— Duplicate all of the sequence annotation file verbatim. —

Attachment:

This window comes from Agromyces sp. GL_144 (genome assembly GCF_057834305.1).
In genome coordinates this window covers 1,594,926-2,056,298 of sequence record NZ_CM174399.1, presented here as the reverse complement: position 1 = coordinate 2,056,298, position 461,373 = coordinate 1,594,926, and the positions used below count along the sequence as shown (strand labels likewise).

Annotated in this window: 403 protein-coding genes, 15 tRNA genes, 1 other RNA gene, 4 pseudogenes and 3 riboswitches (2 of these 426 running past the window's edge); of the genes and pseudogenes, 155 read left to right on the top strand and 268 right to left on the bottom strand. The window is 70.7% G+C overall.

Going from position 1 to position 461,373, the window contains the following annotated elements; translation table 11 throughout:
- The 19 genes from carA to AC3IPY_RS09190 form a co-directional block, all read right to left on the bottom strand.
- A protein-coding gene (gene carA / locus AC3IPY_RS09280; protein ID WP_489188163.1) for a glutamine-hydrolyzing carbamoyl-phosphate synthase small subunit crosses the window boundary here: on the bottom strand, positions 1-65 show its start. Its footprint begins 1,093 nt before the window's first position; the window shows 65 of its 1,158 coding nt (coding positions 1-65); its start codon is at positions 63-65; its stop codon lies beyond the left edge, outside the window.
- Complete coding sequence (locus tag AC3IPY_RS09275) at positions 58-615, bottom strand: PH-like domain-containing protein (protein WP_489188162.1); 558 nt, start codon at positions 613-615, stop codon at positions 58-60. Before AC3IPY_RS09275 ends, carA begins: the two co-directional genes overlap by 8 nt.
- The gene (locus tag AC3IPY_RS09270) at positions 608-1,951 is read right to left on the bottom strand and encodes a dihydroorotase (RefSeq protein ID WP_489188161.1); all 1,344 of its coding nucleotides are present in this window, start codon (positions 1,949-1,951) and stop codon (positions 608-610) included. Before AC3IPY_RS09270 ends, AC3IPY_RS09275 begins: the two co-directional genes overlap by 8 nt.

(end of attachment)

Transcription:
This window comes from Agromyces sp. GL_144 (genome assembly GCF_057834305.1).
In genome coordinates this window covers 1,594,926-2,056,298 of sequence record NZ_CM174399.1, presented here as the reverse complement: position 1 = coordinate 2,056,298, position 461,373 = coordinate 1,594,926, and the positions used below count along the sequence as shown (strand labels likewise).

Annotated in this window: 403 protein-coding genes, 15 tRNA genes, 1 other RNA gene, 4 pseudogenes and 3 riboswitches (2 of these 426 running past the window's edge); of the genes and pseudogenes, 155 read left to right on the top strand and 268 right to left on the bottom strand. The window is 70.7% G+C overall.

Going from position 1 to position 461,373, the window contains the following annotated elements; translation table 11 throughout:
- The 19 genes from carA to AC3IPY_RS09190 form a co-directional block, all read right to left on the bottom strand.
- A protein-coding gene (gene carA / locus AC3IPY_RS09280; protein ID WP_489188163.1) for a glutamine-hydrolyzing carbamoyl-phosphate synthase small subunit crosses the window boundary here: on the bottom strand, positions 1-65 show its start. Its footprint begins 1,093 nt before the window's first position; the window shows 65 of its 1,158 coding nt (coding positions 1-65); its start codon is at positions 63-65; its stop codon lies beyond the left edge, outside the window.
- Complete coding sequence (locus tag AC3IPY_RS09275) at positions 58-615, bottom strand: PH-like domain-containing protein (protein WP_489188162.1); 558 nt, start codon at positions 613-615, stop codon at positions 58-60. Before AC3IPY_RS09275 ends, carA begins: the two co-directional genes overlap by 8 nt.
- The gene (locus tag AC3IPY_RS09270) at positions 608-1,951 is read right to left on the bottom strand and encodes a dihydroorotase (RefSeq protein ID WP_489188161.1); all 1,344 of its coding nucleotides are present in this window, start codon (positions 1,949-1,951) and stop codon (positions 608-610) included. Before AC3IPY_RS09270 ends, AC3IPY_RS09275 begins: the two co-directional genes overlap by 8 nt.